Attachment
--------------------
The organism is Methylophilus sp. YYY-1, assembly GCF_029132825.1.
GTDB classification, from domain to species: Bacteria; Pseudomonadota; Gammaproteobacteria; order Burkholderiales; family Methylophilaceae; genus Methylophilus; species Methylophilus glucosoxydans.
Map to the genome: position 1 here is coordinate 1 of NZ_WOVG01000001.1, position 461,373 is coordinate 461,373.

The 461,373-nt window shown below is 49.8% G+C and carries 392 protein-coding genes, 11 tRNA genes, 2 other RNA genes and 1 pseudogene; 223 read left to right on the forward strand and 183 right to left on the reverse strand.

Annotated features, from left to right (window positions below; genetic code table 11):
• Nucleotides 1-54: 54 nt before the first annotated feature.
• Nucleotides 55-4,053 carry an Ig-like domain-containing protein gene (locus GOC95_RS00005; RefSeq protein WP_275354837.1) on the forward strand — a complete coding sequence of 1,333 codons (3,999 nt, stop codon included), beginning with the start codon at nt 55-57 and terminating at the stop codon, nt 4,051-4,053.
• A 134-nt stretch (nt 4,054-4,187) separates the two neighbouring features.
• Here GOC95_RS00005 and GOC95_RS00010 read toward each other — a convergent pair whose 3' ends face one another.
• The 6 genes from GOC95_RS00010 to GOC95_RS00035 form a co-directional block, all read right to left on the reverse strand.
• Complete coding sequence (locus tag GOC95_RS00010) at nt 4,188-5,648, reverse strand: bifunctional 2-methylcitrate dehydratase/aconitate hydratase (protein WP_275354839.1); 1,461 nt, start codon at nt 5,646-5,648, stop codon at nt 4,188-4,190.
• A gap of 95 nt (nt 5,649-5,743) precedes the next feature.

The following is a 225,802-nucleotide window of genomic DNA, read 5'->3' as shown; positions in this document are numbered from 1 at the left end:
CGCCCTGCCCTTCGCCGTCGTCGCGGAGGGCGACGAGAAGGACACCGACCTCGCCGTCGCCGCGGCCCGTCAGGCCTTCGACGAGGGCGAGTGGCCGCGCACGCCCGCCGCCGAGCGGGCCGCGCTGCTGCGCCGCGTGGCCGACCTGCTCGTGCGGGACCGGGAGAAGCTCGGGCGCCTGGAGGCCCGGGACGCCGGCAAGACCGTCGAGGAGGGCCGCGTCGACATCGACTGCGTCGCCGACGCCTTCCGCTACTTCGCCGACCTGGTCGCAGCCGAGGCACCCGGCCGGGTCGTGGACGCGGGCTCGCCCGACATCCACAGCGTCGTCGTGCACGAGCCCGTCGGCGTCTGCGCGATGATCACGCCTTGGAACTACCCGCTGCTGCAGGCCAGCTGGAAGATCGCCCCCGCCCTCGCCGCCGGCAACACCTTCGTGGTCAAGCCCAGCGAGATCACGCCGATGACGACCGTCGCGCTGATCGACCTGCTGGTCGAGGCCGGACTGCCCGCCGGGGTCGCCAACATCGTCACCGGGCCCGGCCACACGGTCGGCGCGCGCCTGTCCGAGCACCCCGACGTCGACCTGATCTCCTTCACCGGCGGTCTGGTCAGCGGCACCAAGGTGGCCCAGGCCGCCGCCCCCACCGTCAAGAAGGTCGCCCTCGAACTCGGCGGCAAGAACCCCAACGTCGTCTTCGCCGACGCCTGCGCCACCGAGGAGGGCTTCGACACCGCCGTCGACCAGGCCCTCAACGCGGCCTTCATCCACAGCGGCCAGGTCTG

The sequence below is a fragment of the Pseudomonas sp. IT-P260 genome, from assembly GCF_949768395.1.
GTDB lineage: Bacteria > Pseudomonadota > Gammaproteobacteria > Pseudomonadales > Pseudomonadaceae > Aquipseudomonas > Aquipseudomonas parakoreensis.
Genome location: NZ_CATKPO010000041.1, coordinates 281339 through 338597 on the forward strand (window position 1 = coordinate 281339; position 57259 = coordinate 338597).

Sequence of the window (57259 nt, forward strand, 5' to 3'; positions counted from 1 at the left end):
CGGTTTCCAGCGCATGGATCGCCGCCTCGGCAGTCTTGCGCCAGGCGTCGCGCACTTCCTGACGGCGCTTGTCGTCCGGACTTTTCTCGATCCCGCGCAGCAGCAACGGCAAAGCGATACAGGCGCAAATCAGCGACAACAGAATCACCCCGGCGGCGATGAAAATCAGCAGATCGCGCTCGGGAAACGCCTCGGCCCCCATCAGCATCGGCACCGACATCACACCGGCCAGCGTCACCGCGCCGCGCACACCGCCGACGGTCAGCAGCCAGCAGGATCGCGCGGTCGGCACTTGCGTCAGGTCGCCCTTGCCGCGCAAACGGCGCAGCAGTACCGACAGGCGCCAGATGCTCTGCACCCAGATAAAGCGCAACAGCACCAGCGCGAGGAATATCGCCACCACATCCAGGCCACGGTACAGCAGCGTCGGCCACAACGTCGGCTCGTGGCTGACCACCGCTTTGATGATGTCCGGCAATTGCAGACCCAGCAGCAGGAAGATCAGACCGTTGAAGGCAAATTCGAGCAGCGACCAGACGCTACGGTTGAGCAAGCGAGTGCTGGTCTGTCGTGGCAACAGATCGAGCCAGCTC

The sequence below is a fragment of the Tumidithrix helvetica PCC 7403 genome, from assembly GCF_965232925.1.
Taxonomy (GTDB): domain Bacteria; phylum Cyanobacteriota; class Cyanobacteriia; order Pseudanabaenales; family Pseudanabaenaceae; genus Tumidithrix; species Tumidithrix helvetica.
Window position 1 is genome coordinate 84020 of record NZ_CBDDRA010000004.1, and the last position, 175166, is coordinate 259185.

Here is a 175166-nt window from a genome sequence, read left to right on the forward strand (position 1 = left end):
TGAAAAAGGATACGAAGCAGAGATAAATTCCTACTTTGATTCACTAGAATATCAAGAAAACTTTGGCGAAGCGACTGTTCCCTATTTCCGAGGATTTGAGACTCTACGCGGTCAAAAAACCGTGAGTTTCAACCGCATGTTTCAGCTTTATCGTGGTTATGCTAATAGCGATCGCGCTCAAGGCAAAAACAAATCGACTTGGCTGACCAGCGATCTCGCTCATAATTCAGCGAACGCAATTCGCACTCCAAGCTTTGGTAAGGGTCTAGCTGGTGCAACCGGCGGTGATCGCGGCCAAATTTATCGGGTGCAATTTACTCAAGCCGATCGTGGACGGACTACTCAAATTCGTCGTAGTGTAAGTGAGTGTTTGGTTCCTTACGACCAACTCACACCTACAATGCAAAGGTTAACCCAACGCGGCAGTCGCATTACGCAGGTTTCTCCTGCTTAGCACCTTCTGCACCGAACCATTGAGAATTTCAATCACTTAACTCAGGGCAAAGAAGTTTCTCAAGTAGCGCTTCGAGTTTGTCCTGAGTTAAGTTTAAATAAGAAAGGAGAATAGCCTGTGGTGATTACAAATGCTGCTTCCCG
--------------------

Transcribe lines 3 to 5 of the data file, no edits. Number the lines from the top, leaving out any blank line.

Map to the genome: position 1 here is coordinate 1 of NZ_WOVG01000001.1, position 461,373 is coordinate 461,373.

The 461,373-nt window shown below is 49.8% G+C and carries 392 protein-coding genes, 11 tRNA genes, 2 other RNA genes and 1 pseudogene; 223 read left to right on the forward strand and 183 right to left on the reverse strand.

Annotated features, from left to right (window positions below; genetic code table 11):